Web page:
What Damage Can a Volcano Do?

Written by doug bennett
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What Damage Can a Volcano Do?
Tsunamis, triggered by volcanic landslides and pyroclastic flows, are another source of destruction. (Comstock/Comstock/Getty Images)

Volcanoes are one of nature's most destructive forces. While some of the hazards posed by volcanoes are related to eruptions, others can occur in the absence of an eruption. Some damage occurs quickly, while other damage occurs over months and years. The greatest causes of volcanic damage include lava flows, pyroclastic flows, lahars and eruptive columns.

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Lava Flow Damage

The most obvious damage created by a volcano is caused by lava flows. These streams of molten rock destroy everything in their path. Unlike damage caused by other natural disasters, which can typically be repaired or rebuilt, lava flows can permanently bury areas under hardened layers of lava. These lava flows can travel at speeds of up to 19 miles per hour, depending on the type of lava. Fires are also a great risk, as the lava flows can reach temperatures of 1,260 to 1,148 degrees Celsius. While lava flows pose a great risk to property, they rarely result in fatalities because of their slow speed.

Pyroclastic Flow Damage

Pyroclastic flows, also known as pyroclastic density currents, are mixtures of hot rock fragments and superheated gases. Like lava flows, these volcanic hazards destroy everything in their path. However, unlike lava flows, they pose a great risk to people because they travel at very high rates of speed, as high as 450 miles per hour. They also reach temperatures of up to 0-11.667 degrees C. These flows represent heavier-than-air emulsions that hug the ground like an avalanche. The 1980 eruption of Mount St. Helen's featured a lateral blast that generated a pyroclastic surge that destroyed 230 square miles. Pyroclastic flows during the 1902 eruption of Mount Pelee resulted in the death of nearly 30,000 people.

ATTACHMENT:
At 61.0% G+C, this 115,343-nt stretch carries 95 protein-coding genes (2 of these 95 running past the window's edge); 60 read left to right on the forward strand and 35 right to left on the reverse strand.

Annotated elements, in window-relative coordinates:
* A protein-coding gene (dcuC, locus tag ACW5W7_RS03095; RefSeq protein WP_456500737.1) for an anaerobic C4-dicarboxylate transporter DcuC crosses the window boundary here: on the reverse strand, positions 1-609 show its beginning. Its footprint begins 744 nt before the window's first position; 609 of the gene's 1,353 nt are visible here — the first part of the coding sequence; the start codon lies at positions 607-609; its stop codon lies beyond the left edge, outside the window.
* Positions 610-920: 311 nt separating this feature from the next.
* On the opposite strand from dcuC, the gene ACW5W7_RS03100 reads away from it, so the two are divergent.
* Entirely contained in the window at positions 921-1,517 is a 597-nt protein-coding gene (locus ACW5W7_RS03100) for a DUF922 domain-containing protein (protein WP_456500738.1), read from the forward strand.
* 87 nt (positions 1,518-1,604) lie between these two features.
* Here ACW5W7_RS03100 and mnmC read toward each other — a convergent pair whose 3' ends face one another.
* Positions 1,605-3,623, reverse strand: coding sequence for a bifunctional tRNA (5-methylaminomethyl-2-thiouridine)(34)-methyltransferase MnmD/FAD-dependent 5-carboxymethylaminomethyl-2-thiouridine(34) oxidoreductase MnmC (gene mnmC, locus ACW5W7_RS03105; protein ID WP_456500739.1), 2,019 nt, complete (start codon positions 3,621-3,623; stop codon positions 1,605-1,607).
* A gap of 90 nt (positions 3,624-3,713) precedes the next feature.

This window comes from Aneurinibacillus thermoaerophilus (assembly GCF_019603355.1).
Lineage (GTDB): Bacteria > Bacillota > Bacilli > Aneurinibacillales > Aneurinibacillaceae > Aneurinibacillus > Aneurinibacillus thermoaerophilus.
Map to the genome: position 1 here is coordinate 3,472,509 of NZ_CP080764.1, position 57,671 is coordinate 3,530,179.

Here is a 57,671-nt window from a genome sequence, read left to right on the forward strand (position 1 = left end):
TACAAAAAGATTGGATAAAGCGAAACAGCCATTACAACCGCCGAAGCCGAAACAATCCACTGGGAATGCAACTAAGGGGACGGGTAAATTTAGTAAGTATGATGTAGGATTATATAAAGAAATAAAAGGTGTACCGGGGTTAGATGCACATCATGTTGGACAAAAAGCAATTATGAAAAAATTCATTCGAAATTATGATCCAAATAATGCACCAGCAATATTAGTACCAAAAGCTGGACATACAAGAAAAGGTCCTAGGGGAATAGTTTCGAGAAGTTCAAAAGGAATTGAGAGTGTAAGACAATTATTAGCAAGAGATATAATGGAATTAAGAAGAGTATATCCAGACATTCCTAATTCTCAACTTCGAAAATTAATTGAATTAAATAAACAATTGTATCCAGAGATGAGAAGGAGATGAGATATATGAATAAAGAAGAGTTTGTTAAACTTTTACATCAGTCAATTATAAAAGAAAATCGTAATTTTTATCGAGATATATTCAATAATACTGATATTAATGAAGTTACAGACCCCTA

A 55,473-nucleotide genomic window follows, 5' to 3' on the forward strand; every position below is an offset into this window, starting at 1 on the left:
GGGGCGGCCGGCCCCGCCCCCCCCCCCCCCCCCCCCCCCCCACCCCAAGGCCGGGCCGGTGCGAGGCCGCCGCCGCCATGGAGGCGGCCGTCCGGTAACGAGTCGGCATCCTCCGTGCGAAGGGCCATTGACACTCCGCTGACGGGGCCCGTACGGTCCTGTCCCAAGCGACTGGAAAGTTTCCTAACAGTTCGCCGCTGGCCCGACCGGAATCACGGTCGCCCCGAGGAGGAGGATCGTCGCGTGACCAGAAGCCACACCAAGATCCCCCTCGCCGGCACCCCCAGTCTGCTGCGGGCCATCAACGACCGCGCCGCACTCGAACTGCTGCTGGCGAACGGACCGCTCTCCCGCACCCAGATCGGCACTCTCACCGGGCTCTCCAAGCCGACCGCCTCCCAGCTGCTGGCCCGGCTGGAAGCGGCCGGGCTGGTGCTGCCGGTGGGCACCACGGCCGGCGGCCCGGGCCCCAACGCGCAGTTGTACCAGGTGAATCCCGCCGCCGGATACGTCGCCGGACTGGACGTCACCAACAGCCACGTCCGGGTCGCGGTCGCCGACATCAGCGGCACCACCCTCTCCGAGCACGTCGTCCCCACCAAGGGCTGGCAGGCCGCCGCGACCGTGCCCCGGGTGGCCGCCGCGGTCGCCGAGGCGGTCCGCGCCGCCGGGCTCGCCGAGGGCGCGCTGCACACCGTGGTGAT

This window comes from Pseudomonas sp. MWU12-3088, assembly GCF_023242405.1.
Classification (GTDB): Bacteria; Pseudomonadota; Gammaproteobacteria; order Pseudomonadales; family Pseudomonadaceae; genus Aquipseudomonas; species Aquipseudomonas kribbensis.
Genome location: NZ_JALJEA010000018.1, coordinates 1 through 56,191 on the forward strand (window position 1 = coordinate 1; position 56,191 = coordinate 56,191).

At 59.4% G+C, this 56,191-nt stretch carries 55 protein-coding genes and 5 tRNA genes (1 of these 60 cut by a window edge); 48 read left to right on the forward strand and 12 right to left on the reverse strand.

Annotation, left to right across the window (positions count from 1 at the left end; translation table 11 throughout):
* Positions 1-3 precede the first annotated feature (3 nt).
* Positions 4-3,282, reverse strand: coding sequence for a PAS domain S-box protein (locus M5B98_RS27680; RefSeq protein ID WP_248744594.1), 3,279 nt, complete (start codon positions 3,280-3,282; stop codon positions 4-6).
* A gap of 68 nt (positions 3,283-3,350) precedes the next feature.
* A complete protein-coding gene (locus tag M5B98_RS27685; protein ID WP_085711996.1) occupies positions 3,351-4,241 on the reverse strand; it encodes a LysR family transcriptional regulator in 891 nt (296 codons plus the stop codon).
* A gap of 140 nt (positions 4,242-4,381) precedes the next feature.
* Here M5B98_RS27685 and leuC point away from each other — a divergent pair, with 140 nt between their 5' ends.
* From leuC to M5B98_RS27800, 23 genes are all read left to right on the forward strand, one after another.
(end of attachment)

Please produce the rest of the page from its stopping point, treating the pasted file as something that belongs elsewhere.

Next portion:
Lahar Damage

Lahar is an Indonesian term for volcanic mudflows, referring to hot or cold flows of water mixed with rock fragments. These flows are similar in nature to wet concrete that flows down the flanks of volcanoes and river valleys. As the lahars progress, they incorporate more material and can grow to 10 times their initial size. The risk of lahars is elevated with stratovolcanoes because of their explosive nature, frequent snow and ice coverage, tendency to erode and propensity for internal weakening due to hot hydrothermal fluids. They do not require an actual eruption, but can be triggered by rainfall on loose volcanic ash. Lahars and pyroclastic flows represent the most deadly volcanic hazards.

Atmospheric Damage

Eruptive columns can inject volcanic gases, aerosol droplets and ash into the stratosphere. These gases include sulphur dioxide, which can lead to global cooling, and carbon dioxide, which can lead to global warming. Sulphur dioxide is converted to sulphuric acid aerosols that increase the reflection of solar radiation back into space, cooling the surface. The eruption of Mount Pinatubo in 1991 released 20 million tons of sulphur dioxide over 20 miles into the atmosphere. This resulted in a drop in global temperatures for three years. The 1815 eruption of Tambora even resulted in what is known as the "year without a summer."

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